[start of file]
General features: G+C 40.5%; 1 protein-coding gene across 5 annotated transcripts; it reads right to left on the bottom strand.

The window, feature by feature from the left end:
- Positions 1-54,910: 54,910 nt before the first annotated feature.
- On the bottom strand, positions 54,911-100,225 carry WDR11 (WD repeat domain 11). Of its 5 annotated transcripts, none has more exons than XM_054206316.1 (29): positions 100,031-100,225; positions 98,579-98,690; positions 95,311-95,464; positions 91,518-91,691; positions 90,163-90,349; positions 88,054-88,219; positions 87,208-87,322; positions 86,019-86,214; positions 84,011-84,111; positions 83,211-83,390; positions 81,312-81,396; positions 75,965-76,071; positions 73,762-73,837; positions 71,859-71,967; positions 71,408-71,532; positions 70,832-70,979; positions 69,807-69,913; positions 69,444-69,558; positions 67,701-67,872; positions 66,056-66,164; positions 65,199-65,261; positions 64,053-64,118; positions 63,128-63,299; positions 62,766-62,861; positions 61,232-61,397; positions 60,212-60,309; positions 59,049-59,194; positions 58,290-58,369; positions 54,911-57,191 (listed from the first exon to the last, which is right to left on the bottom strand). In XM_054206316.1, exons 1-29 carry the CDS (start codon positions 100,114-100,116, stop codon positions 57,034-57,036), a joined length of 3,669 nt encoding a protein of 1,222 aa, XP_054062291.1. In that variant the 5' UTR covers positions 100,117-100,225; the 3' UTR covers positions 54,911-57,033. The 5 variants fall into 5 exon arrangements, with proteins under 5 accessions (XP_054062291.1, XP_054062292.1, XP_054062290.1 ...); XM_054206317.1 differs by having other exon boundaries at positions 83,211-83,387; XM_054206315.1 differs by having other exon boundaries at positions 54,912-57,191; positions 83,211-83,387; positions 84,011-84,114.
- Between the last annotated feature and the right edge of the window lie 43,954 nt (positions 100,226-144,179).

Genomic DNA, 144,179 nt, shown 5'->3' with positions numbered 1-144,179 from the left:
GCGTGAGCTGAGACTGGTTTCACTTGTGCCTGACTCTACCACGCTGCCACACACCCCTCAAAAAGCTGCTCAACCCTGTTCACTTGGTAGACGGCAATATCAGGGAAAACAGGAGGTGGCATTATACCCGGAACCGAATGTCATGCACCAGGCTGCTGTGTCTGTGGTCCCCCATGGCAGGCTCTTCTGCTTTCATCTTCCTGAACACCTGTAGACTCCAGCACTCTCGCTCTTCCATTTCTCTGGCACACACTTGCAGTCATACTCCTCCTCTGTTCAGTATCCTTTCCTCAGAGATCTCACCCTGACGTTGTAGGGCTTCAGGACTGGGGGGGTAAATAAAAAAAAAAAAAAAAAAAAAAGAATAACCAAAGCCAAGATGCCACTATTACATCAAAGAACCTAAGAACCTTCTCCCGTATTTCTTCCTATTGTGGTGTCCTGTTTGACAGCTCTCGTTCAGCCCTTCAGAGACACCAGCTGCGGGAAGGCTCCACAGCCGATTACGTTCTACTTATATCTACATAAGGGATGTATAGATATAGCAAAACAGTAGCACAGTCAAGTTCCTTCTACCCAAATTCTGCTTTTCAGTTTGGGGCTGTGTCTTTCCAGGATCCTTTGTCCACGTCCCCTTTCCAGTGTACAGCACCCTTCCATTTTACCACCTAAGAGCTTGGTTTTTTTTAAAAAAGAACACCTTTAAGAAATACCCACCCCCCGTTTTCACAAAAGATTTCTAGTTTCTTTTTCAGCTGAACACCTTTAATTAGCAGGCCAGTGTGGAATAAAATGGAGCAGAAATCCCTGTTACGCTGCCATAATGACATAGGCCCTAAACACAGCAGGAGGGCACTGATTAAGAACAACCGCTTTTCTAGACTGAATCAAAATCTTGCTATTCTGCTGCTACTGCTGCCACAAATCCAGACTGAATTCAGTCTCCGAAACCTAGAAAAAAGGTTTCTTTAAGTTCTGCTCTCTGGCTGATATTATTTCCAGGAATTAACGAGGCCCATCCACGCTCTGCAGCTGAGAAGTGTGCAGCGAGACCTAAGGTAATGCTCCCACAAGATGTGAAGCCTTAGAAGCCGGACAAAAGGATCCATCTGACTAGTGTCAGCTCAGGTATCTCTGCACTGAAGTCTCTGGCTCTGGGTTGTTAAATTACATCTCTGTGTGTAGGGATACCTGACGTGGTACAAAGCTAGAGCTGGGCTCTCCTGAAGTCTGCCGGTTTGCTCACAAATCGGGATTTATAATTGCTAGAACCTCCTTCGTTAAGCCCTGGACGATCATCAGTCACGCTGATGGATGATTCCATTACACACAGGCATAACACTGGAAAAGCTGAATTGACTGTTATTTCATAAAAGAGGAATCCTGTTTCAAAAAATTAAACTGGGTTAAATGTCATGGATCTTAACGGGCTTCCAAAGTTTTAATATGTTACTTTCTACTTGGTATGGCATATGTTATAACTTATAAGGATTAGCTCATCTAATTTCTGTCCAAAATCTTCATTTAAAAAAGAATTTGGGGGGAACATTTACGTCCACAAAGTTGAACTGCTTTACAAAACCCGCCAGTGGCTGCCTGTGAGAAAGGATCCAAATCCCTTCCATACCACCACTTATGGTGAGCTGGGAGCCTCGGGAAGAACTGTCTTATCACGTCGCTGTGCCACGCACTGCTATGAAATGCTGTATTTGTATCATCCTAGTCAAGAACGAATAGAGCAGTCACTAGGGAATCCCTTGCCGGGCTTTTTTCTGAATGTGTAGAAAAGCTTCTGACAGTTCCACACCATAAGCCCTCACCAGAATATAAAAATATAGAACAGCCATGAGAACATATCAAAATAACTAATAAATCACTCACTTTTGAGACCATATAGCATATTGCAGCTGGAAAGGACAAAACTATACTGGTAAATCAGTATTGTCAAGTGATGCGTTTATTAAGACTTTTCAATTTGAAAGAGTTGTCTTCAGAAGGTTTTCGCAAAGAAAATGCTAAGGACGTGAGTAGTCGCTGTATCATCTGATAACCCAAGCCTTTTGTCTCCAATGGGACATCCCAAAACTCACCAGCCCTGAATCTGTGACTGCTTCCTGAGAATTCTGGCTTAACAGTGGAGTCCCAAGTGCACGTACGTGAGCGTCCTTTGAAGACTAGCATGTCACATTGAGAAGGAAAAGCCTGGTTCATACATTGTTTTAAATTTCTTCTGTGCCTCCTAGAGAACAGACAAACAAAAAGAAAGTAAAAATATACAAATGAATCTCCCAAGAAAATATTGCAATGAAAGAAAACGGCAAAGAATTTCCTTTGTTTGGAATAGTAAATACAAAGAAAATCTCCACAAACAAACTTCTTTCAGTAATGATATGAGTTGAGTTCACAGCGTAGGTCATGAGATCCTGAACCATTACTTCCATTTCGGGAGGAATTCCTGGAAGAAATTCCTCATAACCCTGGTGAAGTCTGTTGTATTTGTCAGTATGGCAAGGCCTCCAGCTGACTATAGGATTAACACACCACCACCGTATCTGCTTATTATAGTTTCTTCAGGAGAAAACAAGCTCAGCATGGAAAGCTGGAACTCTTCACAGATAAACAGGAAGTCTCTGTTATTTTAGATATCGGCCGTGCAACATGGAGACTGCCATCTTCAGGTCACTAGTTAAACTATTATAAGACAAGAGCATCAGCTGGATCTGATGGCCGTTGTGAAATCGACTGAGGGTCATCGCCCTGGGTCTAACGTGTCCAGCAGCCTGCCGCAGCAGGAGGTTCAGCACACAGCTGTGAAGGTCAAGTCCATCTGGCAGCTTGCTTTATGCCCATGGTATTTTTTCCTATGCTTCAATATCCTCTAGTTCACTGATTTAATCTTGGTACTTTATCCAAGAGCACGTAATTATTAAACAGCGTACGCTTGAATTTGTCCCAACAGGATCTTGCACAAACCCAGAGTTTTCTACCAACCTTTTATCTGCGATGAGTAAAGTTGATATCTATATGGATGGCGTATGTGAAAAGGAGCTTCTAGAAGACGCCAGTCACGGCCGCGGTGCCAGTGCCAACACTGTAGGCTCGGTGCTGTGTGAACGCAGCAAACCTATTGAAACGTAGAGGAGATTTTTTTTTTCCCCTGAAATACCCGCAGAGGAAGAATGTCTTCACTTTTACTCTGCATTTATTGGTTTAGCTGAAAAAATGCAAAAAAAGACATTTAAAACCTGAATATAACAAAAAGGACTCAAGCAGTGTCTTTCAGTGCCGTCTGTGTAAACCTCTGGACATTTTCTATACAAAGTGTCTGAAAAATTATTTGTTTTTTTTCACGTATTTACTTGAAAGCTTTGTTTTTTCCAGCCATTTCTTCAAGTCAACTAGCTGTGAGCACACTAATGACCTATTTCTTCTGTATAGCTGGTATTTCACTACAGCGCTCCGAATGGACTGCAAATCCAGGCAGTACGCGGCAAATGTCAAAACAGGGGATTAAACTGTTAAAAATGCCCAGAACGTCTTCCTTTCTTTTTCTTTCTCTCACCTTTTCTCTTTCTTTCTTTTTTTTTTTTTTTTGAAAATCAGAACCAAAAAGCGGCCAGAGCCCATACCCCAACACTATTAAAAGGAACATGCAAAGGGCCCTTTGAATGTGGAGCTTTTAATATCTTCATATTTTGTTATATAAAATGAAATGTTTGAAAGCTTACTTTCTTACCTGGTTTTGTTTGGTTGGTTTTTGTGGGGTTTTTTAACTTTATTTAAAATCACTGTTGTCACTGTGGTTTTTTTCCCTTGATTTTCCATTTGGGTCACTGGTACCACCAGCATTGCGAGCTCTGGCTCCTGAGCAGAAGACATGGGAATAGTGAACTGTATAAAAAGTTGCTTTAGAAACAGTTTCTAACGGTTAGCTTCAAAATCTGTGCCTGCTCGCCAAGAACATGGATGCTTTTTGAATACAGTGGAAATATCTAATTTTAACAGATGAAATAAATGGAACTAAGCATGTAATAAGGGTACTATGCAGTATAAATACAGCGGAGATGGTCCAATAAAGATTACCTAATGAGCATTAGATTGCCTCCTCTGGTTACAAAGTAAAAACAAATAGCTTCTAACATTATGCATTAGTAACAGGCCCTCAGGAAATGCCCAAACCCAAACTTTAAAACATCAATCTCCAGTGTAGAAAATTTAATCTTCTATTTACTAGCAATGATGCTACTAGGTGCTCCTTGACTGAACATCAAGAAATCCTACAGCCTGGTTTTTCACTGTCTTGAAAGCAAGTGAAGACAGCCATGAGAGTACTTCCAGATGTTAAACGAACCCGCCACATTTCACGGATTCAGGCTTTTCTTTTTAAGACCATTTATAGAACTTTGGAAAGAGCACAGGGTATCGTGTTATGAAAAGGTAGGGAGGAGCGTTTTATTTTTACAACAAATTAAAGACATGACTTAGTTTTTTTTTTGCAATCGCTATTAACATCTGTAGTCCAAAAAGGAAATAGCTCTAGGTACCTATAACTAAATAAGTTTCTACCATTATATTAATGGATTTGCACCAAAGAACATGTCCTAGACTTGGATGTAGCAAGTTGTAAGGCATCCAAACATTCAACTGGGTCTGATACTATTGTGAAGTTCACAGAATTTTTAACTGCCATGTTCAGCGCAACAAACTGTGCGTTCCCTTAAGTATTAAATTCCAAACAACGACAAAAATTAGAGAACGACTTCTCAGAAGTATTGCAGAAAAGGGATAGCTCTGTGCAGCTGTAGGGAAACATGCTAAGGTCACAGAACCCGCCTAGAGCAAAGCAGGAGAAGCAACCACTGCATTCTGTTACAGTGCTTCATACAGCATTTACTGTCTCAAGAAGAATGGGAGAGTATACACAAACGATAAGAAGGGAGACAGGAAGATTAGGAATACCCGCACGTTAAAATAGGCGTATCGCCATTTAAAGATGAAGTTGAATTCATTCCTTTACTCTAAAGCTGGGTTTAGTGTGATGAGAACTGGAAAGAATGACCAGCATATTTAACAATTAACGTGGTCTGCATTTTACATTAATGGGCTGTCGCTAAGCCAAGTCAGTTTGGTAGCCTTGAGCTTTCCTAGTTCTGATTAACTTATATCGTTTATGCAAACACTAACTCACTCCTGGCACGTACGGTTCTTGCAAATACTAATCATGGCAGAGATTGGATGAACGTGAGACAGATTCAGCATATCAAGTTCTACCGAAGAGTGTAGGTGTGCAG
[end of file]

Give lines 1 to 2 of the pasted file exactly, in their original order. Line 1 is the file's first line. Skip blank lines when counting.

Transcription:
General features: G+C 40.5%; 1 protein-coding gene across 5 annotated transcripts; it reads right to left on the bottom strand.

The window, feature by feature from the left end: